How To Navigate Illegal Questions During Your Next Interview

You’ve made it to the first interview in your job search! Hooray!

After what seems like a long process preparing for this moment, you are finally here.

If you're in a position where you are looking to escape your current job ASAP, you may be more willing than usual to accommodate anything they throw your way. Even those questions that seem a little too personal or casual like, “Do you have kids?” or “What kind of car do you have?”, which in many contexts are absolutely illegal.

So what do you do?

Although the questions may be illegal to ask, there are ways to answer this questions politely and effectively. This was the interviewer has the information they are looking for and you can feel more comfortable with the conversation.


Laws of the Land

During the interview process the most important governing laws are Title VII of the Civil Rights Act of 1964 and the Americans with Disabilities Act of 1990. These laws have been put into place to protect all workers. They prevent employers from making employment decisions based on:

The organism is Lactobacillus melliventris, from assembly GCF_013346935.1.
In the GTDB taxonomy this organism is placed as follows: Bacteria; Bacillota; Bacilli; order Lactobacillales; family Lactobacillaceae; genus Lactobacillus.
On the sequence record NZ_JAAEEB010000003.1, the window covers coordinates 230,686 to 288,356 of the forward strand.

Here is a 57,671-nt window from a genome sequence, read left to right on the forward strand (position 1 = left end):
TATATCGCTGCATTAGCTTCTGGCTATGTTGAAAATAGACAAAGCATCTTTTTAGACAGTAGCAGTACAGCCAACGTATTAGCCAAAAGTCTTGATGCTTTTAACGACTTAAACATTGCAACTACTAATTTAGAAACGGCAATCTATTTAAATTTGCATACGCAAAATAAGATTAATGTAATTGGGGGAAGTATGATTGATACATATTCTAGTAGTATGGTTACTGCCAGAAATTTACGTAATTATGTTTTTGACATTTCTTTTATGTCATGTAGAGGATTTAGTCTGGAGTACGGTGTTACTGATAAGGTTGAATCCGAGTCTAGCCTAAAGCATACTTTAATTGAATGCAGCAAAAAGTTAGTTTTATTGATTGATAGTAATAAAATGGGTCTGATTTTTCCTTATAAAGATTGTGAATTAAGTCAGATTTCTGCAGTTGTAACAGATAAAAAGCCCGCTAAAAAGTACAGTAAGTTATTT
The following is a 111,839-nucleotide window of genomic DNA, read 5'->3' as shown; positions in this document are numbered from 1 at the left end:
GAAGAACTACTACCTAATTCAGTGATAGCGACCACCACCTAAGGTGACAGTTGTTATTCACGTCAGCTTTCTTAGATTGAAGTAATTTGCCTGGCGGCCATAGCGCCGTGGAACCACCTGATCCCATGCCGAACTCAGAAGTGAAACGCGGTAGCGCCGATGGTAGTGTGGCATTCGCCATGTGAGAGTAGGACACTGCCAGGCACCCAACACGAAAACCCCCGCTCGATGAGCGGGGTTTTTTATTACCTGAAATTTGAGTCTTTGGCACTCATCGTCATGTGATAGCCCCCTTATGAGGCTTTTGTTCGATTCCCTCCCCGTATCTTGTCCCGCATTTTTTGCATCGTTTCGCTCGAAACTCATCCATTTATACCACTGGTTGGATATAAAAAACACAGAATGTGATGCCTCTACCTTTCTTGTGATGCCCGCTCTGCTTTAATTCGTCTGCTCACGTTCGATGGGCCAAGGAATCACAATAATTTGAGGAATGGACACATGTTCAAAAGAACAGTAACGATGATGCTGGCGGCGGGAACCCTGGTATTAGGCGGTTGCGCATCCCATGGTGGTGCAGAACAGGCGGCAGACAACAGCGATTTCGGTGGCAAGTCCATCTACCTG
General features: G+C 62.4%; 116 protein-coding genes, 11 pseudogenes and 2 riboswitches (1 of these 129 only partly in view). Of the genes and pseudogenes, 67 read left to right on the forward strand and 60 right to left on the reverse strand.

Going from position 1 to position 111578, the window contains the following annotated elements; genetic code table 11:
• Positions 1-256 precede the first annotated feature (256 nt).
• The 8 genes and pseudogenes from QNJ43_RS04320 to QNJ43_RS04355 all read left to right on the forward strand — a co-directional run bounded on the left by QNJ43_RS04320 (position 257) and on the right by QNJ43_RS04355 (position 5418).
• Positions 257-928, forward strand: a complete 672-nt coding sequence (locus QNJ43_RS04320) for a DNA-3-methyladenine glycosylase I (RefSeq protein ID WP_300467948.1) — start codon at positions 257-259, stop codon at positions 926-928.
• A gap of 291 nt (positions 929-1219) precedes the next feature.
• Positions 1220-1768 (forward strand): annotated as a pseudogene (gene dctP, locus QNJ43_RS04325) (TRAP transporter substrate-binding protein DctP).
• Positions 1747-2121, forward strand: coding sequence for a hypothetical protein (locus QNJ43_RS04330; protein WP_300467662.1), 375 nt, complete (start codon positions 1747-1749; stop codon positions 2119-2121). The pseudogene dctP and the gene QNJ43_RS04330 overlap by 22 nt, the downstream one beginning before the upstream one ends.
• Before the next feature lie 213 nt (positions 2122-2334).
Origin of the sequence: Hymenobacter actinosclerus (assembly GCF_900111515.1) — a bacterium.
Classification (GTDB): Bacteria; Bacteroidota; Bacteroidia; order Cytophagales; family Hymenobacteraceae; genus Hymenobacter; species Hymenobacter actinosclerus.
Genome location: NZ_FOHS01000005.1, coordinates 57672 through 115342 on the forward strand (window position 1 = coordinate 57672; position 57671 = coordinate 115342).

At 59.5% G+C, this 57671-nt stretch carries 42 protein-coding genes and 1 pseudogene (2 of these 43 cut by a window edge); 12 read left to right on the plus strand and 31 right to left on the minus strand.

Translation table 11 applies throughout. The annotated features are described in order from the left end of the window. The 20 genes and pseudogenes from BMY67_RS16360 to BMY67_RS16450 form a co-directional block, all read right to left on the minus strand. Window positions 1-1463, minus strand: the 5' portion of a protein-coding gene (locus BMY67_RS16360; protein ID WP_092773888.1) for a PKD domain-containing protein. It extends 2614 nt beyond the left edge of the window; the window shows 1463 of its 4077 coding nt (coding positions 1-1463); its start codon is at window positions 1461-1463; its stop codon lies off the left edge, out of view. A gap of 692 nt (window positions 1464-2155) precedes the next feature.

• Race

  • Sex

  • Color

  • Religion

  • Birthplace

  • Nationality

  • Age

  • Disability

  • Marital or Family Status

There are exceptions if one of the above is directly related to the job, however it is a hard case to prove for any employee. Keep in mind, states are allowed to implement laws and policies that go above and beyond the government requirements and restrictions.

It should be noted that if you discuss these details willingly and unsolicited, it is not illegal. Some interviews will engage in the conversation, but know that they are responsible for being aware of the boundaries in place so they may not go in to detail with you.

For example, if you bring up your kids, you may not hear the common response of, "Oh, how cute! How old are they?" This is because asking how old a candidate's children is definitely walking the line of legality.


Marital & Family Status

When meeting someone new in a casual environment, it is not uncommon for people to discuss their children and/or spouse. However, in an interview, asking someone about their children, spouse or future plans regarding the two is illegal. Interviewers can ask about your willingness to travel or your availability to meet the required schedule. They can also ask how long you plan to be with the company or where you see yourself in the future. Questions such as:

  • Are you married?

  • Are you planning to start a family?

  • Do you have any kids?

  • How old are your kids?

If for some reason the interviewer asks about your family or marital status, they may be looking to find out if you can handle the workload and schedule. In this case, simply state that you can perform all of the essential functions and schedule requirements of the job.